IN THE KITCHEN Rong Meng was looking for a way to pay for college for her three daughters when a friend recommended she start a small business. “I thought, I can cook,’’ she said.
So the enterprising Weston stay-at-home mom looked for locations and landed in Newton, where she opened Sichuan Gourmet House three years ago on Beacon Street in the Four Corners neighborhood. About six months ago, she and her husband, Ming Zhao, moved the business into its new location in Newton Highlands, with more space and a full liquor license.
Meng — who with Zhao moved to the Boston area 26 years ago from their native Chengdu, the capital of China’s Sichuan province — is still serving the traditionally spicy, complex dishes of their hometown. Chef Yu He comes from Beijing, but his specialty is the distinctive cooking from Sichuan.
THE LOCALE Sichuan Gourmet House is a bit hard to find, located in a parking lot behind O’Hara’s Foods and Spirits on Walnut Street, but the new space is four times larger than the original, Meng said.
When you walk in the door, for a split second you might think you’re actually in China. The decor is dark wood and red, there are lanterns, tables of assorted sizes, a tank from which fish for some of the specials are pulled on order, and employees sitting in the corner pulling stems off a huge pile of fresh green beans that takes up the whole table.
In the foyer there’s a gorgeous kumquat tree with small orange fruit dotting the branches. Glance down, and on the pot there’s a handwritten sign in Mandarin and English warning customers not to pick the fruit.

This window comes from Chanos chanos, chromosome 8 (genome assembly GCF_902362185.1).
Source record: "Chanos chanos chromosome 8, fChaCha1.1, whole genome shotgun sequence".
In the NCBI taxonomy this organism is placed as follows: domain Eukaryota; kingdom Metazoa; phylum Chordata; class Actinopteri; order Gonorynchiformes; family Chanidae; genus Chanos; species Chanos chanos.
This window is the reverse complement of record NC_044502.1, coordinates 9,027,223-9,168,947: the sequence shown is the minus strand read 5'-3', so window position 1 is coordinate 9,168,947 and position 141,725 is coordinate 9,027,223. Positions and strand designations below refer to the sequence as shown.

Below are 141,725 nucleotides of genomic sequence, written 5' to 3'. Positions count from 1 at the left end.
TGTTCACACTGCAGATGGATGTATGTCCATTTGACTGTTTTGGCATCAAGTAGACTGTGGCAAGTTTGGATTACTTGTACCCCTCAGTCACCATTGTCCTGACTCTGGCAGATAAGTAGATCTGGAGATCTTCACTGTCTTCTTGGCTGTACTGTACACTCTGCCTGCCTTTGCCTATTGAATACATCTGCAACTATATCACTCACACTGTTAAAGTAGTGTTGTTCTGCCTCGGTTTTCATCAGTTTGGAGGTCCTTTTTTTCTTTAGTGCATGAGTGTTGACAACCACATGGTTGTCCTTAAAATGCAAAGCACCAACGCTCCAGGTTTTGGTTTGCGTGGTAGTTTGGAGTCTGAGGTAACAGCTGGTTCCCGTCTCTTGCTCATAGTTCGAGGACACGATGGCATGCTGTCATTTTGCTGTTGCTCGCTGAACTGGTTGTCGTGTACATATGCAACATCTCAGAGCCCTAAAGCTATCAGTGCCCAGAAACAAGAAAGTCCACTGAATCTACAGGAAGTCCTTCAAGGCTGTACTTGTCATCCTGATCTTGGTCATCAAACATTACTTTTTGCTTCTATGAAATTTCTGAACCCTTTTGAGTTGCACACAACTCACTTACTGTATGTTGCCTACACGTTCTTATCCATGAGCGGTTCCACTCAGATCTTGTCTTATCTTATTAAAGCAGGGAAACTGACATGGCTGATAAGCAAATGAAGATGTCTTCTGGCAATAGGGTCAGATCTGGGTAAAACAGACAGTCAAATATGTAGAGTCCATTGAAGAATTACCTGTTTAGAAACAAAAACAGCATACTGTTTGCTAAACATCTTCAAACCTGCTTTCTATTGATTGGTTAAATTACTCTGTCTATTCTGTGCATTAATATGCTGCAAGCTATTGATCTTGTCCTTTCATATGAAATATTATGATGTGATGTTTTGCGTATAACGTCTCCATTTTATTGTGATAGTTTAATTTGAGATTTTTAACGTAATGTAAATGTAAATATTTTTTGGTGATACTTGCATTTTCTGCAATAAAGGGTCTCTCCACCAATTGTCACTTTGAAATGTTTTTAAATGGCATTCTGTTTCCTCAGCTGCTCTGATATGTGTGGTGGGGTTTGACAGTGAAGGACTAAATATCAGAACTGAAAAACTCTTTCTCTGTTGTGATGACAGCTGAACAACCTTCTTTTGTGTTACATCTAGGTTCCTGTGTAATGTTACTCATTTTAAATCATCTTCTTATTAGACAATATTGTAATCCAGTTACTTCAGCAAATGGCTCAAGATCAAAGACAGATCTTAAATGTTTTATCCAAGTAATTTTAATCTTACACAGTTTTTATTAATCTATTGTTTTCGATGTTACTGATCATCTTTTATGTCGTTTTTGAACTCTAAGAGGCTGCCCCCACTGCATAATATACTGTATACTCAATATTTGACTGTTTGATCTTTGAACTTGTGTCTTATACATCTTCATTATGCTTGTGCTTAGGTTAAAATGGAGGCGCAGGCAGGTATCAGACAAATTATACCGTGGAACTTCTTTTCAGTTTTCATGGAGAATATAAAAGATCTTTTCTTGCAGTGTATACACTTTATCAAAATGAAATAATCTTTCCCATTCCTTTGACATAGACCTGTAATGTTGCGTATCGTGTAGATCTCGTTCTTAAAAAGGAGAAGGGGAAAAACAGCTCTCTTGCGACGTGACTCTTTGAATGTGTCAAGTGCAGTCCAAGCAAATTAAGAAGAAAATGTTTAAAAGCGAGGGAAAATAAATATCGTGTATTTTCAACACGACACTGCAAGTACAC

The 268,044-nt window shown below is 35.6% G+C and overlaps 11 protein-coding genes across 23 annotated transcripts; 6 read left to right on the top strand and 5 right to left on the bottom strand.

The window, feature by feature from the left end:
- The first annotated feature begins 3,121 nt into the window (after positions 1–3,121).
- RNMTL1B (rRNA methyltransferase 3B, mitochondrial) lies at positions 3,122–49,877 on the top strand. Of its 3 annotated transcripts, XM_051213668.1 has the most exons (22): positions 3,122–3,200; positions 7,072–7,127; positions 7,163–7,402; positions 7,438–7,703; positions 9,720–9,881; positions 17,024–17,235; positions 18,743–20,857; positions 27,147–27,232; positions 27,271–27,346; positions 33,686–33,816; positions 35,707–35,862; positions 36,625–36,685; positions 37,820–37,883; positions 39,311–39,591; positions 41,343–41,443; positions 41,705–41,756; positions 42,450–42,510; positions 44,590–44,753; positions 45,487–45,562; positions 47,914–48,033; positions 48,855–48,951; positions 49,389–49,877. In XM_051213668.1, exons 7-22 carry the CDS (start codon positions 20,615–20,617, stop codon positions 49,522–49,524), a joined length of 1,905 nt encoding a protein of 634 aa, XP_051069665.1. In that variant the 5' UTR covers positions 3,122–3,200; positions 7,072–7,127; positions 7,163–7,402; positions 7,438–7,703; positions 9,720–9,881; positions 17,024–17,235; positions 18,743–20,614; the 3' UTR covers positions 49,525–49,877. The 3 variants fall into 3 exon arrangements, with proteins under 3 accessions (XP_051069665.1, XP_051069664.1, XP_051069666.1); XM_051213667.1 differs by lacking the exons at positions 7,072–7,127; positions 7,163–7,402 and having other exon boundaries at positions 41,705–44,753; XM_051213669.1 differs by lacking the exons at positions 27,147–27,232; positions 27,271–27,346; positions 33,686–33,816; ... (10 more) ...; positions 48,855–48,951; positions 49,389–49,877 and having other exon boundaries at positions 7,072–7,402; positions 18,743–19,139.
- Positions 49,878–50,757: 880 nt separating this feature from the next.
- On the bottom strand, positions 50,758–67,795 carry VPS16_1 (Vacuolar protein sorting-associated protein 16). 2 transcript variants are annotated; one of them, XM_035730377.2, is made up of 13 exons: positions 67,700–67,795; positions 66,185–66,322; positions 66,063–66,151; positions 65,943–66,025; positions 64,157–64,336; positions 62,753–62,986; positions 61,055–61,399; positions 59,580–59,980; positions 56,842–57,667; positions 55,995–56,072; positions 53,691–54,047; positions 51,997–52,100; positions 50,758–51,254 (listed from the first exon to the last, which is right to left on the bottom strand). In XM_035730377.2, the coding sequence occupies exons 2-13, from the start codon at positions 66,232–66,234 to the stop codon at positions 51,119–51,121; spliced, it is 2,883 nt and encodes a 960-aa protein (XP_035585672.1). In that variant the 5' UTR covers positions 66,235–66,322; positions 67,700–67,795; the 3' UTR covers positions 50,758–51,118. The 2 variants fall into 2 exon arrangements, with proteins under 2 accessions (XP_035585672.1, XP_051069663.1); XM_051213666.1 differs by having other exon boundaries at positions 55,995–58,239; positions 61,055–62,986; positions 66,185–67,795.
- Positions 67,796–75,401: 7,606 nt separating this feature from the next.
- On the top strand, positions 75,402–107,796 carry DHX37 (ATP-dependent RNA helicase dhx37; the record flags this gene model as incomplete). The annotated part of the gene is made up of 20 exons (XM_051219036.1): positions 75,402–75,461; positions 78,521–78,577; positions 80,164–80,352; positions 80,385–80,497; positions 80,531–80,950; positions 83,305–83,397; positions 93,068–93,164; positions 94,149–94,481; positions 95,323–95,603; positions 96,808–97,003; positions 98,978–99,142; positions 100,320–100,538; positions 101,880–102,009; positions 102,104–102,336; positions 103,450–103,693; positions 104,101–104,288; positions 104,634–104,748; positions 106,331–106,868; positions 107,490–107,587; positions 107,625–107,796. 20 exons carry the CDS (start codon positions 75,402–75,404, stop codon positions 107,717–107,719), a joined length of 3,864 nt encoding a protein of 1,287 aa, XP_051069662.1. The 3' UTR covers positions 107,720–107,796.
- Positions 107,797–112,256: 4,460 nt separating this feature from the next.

It brings a chuckle to our faces, and Meng has a good-natured response.
“Too many people were stealing my fruit; I had to do something,’’ she said with a laugh.
ON THE MENU Many of the dishes also brought back the distinct flavors reminiscent of things tried at small restaurants in Chengdu, especially the ma po tofu ($8.50 at lunch), which the menu describes as mild, but we ordered Chengdu-style, and “hot, like in China.’’
The vegetarian dish came spicy as ordered, with the requisite Sichuan pink peppercorns providing the distinct numbing hotness and flavor that the traditionally prepared recipe is known for.
A friend who recently moved back to the states after spending five years in China took her first bite of the silky tofu, and proclaimed that she had finally found the taste she has been missing since leaving Asia.
The cucumber garlic salad ($7) was also exactly as remembered from Shanghai — fresh, cool, with lots of garlic — as was the yu shiang eggplant ($7.50 at lunch), which had just the right amount of oil and heat.
Orders of sauteed green beans ($11) and shredded pork with sauteed green beans ($8.50 at lunch), were also authentically prepared and delicious, with the beans cooked through with a garlicy complex flavor while retaining their color and some crunch, unlike the bland, wilted, over-cooked versions that too often appear at other places.
Beef with scallions ($8.50 at lunch), which none at our table had ever tried, was an unexpected and wonderful new find. The sliced beef is tender and lean, with lots of bright green sliced scallions in a mild brown sauce that complements but doesn’t overpower the main ingredients.
There are plenty of superb Sichuan specialties here, some more familiar than others, to bring us back.
Sichuan Gourmet House is at 1203R Walnut St. in Newton Highlands. It can be reached by phone at 617-964-3500, 617-964-3502, or 617-964-3503, or online at www.sichuangourmethouse.com.
Ellen Ishkanian can be reached at firstname.lastname@example.org.